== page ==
Quite a day for Thomas Piketty, best-selling author of Capital in the Twenty-First Century. First the French economist appears on a special cover of Bloomberg Businessweek styled to look like Tiger Beat (my fave!). Now he’s out with a persuasive 10-page response to charges by the Financial Times that he “appears to have gotten his sums wrong.”
Our cover story, by Bloomberg View columnist Megan McArdle, is headlined “Pikettymania: Why America Has Wealth Inequality Fever.” McArdle touches briefly on the accusation by Chris Giles, the FT’s economics editor, that Piketty made mistakes in his spreadsheets, writing that “even many of his critics seem to agree the supposed errors aren’t fatal.”
Piketty has defended his work repeatedly since the FT story came out on May 23, but this is his first detailed rebuttal. It’s framed as an addendum to the technical appendix of chapter 10 of his book, on inequality of capital ownership. In other words, it’s a bit stiff. Piketty may be making a dry joke in the first sentence when he writes: “I interpret [the criticisms] as requests for additional information.”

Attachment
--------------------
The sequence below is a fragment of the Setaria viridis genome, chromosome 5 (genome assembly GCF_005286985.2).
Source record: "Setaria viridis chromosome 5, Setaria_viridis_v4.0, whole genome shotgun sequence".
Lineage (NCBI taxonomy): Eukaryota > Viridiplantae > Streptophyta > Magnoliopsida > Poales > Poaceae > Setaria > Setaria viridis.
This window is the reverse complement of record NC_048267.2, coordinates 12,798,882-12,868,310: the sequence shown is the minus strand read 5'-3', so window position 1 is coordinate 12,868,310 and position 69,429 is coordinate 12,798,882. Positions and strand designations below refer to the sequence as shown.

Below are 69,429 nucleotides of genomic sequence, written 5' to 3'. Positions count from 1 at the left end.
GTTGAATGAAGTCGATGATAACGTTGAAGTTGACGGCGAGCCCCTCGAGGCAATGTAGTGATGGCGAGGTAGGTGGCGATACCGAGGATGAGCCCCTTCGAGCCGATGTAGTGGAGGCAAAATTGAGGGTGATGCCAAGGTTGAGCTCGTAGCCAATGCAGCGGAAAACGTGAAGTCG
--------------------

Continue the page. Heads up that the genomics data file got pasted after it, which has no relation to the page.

The Financial Times leveled a lot of criticisms of Piketty, but the most serious was that he drastically overstated the degree of inequality of wealth in Britain in recent history. The FT said the top 10 percent of British households controlled about 44 percent of national wealth in 2010, whereas Piketty put the group’s share of wealth at 71 percent. “This is a very large difference indeed,” Piketty writes. He says the newspaper based its numbers on self-reporting by households in a survey, while he used more reliable estate tax statistics. Worse, Piketty says, the FT used estate tax statistics for older decades, then switched to self-reporting. “Such a methodological choice is bound to bias the results in the direction of declining inequality,” he writes.
The FT’s Giles has yet to respond to the response. In a post today on the newspaper’s Money Supply blog, Emily Cadman notes Piketty’s missive but doesn’t address its merits.
Academics love to end their writings with a call for further investigation, and Piketty doesn’t miss the opportunity to do so here. “This is nevertheless an interesting debate for the future, and we should all agree that we know too little about it.”